Troubleshooting Rule #8: Simplify!
If you’ve gotten this far in my troubleshooting rules, this is a tough problem. Maybe you can solve it…
… but maybe instead you can replace the situation with a simpler one that will be less prone to problems?
This dovetails with the famous Brian Kernighan quote:
“Everyone knows that debugging is twice as hard as writing a program in the first place. So if you’re as clever as you can be when you write it, how will you ever debug it?”
I summarize this to: Write code [or design any system] only half as cleverly as you can.
If this system, be it software, hardware, or interpersonal, is complex enough that it’s caused you this much trouble, it’s likely to cause even more problems down the road. If you can replace it with a simpler system—one that’s more modular, or with clearer expectations between its parts, or with parts that map better to its purpose, or with more modest expectations—you may find that the trouble is no longer there when you look for it in the new system.
In software, refactoring is a common way to simplify a system. Sometimes you can also find an opportunity for more radical restructuring. Some common forms are:
- relaxing an assumed constraint: “What if we didn’t need to update this in real time with all this data, but streamed it a bit at a time instead?”
- replacing a component: “What if we removed these leaky buttons entirely, and replaced them with capacitive touch sensors under the enclosure surface?”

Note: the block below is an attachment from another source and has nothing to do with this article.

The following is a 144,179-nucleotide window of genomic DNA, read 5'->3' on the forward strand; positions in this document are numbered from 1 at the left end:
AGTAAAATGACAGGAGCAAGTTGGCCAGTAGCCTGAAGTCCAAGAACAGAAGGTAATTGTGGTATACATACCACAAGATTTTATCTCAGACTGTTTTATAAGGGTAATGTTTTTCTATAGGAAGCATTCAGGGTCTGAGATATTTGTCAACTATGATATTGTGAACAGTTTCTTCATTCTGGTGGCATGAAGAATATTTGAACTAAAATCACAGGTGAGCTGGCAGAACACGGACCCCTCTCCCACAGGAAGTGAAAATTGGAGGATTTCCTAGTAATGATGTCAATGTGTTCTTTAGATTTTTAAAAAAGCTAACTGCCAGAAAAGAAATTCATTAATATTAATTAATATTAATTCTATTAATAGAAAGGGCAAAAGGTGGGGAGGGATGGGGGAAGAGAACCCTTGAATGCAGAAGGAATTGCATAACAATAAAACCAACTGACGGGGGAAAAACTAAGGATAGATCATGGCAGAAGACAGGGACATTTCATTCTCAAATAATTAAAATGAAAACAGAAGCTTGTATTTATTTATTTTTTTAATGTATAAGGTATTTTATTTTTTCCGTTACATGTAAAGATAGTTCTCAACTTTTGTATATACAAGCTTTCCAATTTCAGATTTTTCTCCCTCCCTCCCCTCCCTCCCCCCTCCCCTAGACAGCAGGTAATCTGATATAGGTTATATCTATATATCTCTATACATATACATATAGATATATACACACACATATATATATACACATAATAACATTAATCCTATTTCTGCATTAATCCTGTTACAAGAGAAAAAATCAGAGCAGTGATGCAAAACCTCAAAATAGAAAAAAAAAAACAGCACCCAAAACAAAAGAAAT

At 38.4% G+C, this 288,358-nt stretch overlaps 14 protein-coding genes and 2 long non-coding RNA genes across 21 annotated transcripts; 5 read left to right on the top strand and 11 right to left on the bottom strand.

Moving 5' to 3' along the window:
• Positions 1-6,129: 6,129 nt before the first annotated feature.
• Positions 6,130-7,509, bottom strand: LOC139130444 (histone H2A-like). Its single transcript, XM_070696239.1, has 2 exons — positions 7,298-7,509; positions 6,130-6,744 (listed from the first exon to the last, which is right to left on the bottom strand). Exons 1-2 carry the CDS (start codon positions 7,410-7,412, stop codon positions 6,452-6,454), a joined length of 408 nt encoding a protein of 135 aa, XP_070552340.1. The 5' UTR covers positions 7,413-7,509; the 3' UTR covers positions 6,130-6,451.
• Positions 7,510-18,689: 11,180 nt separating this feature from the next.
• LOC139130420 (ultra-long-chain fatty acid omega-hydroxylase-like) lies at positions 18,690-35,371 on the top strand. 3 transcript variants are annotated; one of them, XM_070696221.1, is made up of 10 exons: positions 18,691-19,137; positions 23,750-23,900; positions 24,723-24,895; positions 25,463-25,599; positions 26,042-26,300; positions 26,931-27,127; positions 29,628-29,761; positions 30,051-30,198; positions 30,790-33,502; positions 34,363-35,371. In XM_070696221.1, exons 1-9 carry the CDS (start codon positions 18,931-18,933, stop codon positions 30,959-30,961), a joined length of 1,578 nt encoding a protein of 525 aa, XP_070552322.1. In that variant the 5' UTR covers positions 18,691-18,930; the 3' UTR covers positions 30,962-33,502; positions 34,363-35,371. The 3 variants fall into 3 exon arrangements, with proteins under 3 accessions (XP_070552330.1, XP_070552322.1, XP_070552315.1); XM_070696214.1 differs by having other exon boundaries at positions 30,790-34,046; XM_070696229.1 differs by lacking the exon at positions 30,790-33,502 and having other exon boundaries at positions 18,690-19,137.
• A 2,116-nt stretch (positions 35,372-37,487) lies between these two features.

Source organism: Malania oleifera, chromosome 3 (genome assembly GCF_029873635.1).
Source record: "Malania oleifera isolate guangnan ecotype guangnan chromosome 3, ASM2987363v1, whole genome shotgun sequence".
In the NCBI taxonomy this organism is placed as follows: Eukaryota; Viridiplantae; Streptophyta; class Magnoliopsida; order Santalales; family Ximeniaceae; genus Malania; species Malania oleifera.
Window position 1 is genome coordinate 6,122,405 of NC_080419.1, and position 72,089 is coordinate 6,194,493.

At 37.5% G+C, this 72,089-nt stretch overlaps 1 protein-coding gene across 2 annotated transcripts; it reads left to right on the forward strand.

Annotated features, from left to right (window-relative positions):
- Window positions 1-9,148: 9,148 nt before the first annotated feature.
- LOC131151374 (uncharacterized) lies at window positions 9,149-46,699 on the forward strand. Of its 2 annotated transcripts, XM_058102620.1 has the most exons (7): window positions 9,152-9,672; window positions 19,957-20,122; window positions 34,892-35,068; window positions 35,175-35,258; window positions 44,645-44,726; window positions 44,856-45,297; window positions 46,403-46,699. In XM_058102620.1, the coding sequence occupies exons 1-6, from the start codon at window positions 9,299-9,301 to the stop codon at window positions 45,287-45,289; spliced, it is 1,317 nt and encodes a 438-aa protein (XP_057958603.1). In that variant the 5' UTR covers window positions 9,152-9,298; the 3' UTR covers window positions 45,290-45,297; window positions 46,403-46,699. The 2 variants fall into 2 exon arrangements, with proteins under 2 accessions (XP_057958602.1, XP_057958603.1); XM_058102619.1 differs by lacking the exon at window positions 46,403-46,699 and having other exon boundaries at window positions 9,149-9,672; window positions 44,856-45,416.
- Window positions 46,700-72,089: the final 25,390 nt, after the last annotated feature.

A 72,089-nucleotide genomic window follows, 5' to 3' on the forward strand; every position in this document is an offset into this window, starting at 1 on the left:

- refocusing on real user goals: “Users don’t really want to sort by arbitrary columns here, they just want to go through each item in time order and see how many are left.”
Interpersonally, there can come a time when a relationship is simply not working well and there are too many impediments to solving the situation as it is. It can be perfectly acceptable to reassign or even fire an employee, quit a job, break up with a lover, or shift your expectations of a family relationship to something simpler and more likely to work. No blame needs to be laid for these kinds of actions; you can do them without condemning anyone, without shame, and with compassion and clarity. (The details can of course be difficult and take time to work out—humans are complex!)
This is not necessarily the end of the line for troubleshooting—there are always other options, including divine inspiration—but if you’ve reached this point, you should strongly consider ripping something out and replacing it; it may save lots of time and trouble in the long term.
You can also temporarily simplify a system just to find out how to solve the problem. You may find that the problem still recurs in the simpler system, and then there’s so little room for error that the cause is obvious - and then you can transplant the solution back into your original system. Interpersonally, this could look like getting a couple of people in a room or on a retreat, or splitting up a group, or compartmentalizing duties. In software, it can mean making the bug show up with just a simple piece of template code (which will make everyone on Stack Overflow happier too).